Ghana scored 59.7 per cent on the Institute of Economic Affairs’ (IEA) Petroleum Transparency and Accountability (P-TRAC) Index score for 2011
A report by the Institute made available to the Ghana News Agency in Accra on Wednesday, said “The overall 2011 score of 59.7 per cent shows that although some progress has been made in the year under review to enhance transparency and accountability in the management of Ghana’s oil and gas resources, more needs to be done in the coming years”.
It indicated that the country’s performance in the oil and gas sector had shown that considerable improvements were needed to improve transparency and accountability.
The P-TRAC Index is a project undertaken by IEA to promote transparency and accountability in the management of Ghana’s precious oil and gas resources.
The IEA explained that, the 2011 P-TRAC Index measured transparency based on the provision of publicly available information in four key areas – Contract Transparency, Revenue Transparency, Expenditure Transparency and management of the Heritage and Stabilisation Funds – for 2011.
A score is awarded based on the fulfilment of specified criteria for each component, which is then averaged to give an overall result.
The highest scoring component was Contract Transparency, which measures the public disclosure of information regarding the award of contracts, with a score of 66.7 per cent.
The publication of Environmental Impact Assessments by the Jubilee Partners was awarded a score of 100 per cent.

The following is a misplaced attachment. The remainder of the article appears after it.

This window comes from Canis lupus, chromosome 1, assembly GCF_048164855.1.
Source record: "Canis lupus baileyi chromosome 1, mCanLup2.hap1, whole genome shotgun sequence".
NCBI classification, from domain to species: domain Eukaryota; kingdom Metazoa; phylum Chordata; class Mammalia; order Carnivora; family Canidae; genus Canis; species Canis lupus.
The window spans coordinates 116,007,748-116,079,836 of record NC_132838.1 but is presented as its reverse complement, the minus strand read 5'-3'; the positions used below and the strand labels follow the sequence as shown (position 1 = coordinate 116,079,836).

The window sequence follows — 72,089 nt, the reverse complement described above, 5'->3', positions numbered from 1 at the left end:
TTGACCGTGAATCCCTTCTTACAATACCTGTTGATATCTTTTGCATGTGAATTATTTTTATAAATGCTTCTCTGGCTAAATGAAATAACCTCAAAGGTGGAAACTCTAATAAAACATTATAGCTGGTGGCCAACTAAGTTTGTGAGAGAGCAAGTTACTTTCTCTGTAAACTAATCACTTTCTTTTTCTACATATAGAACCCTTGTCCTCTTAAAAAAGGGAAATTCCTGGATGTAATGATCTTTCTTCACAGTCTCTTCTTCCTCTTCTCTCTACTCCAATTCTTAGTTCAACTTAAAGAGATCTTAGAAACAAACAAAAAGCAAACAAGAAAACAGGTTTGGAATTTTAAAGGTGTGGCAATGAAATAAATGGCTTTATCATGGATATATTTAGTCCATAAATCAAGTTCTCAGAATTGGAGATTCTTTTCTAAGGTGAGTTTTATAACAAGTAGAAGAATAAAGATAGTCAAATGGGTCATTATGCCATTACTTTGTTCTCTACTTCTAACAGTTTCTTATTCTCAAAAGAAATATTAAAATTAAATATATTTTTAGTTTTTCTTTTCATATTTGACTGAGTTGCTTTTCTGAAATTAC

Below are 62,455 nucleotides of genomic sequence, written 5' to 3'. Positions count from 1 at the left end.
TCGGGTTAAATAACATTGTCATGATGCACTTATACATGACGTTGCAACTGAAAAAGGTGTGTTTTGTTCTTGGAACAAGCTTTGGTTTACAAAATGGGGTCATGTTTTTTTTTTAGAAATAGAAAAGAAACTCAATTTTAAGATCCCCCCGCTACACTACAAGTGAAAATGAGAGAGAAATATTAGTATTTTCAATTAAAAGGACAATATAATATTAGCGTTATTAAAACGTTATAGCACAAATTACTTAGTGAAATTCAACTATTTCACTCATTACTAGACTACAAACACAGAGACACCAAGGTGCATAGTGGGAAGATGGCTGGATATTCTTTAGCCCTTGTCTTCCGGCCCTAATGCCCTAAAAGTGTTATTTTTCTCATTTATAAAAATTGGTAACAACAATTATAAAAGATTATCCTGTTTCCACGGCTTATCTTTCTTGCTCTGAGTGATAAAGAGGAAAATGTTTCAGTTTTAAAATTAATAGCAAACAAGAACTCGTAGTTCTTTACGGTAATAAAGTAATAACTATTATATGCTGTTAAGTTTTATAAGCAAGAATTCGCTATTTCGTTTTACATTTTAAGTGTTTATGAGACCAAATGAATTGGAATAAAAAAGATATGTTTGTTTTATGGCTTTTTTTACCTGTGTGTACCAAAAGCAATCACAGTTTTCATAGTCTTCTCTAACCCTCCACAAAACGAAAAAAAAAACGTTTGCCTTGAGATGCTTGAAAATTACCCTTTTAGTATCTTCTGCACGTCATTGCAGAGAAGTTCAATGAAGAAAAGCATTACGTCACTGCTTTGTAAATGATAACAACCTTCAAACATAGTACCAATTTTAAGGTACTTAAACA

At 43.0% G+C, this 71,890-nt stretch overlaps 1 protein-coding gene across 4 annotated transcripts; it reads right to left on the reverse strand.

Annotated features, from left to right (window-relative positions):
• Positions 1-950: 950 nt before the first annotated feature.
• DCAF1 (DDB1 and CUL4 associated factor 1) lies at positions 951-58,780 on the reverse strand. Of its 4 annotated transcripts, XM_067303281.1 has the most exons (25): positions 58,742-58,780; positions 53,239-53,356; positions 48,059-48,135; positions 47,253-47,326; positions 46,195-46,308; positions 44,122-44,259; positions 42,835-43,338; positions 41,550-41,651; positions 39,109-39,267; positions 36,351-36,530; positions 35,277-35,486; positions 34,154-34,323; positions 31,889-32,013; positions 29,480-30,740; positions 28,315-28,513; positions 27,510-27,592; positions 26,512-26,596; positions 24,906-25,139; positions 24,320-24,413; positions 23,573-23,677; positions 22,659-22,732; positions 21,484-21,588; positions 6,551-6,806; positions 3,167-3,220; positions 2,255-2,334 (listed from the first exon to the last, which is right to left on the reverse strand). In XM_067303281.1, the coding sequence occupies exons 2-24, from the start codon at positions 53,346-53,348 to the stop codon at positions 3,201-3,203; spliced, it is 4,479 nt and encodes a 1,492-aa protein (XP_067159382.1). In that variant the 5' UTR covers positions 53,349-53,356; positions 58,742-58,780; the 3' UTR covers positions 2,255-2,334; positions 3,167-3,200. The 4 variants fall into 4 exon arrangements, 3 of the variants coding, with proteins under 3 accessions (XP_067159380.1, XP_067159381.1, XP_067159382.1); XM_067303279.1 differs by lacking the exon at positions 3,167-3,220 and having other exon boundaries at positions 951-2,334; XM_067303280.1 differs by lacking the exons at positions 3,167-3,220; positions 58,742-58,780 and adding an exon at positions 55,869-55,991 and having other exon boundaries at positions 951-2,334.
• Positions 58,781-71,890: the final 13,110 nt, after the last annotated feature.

Other components such as the establishment of the Petroleum Commission, as the authority awarding contracts, the constitutional mandate of Parliament to ratify and scrutinise contracts, and the openness and competiveness of the licensing process, also performed relatively strongly.
The publication of information on licensing by government, public disclosure of oil and gas agreements, and process for appealing a license grant application were however, highlighted as areas in need of improvement.
The P-TRAC report awarded Revenue Transparency a score of 64.3 per cent and showed a varied result in the publication of reports.
Expenditure Transparency scored an average of 63.9 per cent for the frequency and quality of reports regarding expenditures from the Government’s share of revenues.
The review of projects receiving funding from the oil and gas revenue and the extent of their potential developmental impacts in areas of priority was reasonably positive and scored 88.6 per cent.
The lowest scoring component of the Index was the management of the Heritage and Stabilisation Funds, with an average transparency score of 44 per cent.
While it is pleasing to see that the Constitutional requirement for the accounts of the funds to be audited are being fulfilled, the 2011 audited reports has not yet been published by the Auditor General at the time the Index was compiled.
The score was negatively impacted by the lack of information on the performance of the Heritage and Stabilisation Funds, which is supposed to be published semi-annually by the Bank of Ghana.